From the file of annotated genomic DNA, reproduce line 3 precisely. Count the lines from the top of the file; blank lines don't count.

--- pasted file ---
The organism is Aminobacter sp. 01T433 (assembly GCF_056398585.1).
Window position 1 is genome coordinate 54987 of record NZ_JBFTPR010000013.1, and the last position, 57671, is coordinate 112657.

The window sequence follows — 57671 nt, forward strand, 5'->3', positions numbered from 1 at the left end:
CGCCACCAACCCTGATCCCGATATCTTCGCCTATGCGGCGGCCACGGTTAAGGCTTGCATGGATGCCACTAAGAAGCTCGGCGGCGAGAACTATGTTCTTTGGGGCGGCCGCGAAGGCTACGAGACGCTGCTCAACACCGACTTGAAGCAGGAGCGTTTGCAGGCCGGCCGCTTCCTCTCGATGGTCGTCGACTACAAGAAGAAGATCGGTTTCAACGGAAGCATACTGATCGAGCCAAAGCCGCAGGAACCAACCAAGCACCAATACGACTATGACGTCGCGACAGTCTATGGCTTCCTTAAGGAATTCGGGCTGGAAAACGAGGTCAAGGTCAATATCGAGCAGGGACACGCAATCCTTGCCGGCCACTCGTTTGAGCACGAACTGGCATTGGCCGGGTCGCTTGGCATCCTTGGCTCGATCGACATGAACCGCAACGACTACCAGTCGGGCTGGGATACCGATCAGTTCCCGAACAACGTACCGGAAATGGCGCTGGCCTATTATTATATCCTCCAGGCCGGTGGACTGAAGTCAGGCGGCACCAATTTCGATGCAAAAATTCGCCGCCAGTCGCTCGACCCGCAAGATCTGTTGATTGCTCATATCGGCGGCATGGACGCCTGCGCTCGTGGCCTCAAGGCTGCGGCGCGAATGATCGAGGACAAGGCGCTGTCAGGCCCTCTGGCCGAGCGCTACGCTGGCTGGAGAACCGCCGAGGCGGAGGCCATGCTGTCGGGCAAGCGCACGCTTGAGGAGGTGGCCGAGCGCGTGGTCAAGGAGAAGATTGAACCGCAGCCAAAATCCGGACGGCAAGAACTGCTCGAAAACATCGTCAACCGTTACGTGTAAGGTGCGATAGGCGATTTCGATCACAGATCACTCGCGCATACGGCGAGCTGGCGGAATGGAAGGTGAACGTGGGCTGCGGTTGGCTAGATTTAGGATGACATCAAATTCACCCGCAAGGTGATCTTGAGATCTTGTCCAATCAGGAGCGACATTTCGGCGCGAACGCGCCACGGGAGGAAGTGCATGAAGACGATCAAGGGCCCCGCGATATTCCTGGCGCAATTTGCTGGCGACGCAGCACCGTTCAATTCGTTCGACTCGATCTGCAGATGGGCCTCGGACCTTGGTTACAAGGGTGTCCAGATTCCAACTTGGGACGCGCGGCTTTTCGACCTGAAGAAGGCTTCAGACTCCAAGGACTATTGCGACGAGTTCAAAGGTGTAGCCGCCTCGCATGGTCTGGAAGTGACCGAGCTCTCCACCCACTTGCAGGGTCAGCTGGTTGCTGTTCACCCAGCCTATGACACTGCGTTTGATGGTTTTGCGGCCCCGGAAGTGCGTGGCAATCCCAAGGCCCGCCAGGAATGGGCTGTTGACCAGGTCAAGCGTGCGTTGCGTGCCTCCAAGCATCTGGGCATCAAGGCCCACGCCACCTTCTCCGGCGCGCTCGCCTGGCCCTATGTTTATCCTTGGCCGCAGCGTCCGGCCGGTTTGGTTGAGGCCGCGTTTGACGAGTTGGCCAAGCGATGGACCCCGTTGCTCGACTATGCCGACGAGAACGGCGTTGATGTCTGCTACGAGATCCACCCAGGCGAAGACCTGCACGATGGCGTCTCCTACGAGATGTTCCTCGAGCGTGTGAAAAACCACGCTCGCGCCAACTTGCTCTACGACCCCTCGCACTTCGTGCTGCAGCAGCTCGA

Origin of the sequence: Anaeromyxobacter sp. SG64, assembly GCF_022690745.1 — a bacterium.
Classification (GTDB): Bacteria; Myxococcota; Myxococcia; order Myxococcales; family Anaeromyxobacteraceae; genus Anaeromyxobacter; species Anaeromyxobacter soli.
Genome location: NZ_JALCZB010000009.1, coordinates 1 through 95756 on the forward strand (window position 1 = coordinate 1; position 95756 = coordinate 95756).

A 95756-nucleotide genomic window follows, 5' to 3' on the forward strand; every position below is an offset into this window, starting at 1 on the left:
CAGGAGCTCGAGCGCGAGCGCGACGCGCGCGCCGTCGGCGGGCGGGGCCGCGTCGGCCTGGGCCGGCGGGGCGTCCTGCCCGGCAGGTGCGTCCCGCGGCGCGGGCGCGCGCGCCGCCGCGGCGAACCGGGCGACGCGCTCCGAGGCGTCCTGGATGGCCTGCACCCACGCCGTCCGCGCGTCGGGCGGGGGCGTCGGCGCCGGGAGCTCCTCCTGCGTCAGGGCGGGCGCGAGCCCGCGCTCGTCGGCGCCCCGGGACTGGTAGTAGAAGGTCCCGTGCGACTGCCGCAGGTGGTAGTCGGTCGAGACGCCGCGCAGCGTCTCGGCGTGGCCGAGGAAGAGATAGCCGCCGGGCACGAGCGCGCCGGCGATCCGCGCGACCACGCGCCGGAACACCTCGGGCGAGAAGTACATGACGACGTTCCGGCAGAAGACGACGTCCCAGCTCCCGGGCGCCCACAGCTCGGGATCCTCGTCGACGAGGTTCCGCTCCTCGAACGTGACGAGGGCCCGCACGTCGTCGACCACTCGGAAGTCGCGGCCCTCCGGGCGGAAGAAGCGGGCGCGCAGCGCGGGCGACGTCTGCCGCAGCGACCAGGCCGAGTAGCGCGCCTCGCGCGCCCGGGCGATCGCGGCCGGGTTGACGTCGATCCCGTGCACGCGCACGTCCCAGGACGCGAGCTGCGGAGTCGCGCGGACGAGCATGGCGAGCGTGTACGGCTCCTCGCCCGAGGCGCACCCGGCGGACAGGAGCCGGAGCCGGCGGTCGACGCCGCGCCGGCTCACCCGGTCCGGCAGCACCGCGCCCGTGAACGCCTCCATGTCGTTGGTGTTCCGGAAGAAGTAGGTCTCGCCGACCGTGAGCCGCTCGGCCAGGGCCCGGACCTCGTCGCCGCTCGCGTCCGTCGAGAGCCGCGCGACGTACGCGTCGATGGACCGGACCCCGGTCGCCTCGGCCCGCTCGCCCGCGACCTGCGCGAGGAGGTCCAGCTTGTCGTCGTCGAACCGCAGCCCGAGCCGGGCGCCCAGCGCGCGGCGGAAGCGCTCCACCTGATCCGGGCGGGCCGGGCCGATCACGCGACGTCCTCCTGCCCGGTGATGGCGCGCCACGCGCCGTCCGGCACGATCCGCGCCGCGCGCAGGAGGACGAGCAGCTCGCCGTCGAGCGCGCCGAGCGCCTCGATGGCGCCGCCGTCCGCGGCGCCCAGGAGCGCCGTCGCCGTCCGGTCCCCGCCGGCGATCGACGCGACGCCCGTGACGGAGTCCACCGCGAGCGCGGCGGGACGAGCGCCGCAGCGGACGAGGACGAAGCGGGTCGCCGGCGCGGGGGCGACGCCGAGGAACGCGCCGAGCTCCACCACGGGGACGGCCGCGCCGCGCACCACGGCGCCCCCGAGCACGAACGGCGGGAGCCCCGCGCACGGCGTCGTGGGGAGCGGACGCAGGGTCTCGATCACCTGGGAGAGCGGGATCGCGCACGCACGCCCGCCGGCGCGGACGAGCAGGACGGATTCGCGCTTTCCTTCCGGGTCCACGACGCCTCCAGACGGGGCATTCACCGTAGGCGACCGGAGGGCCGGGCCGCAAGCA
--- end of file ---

The window sequence follows — 57671 nt, forward strand, 5'->3', positions numbered from 1 at the left end: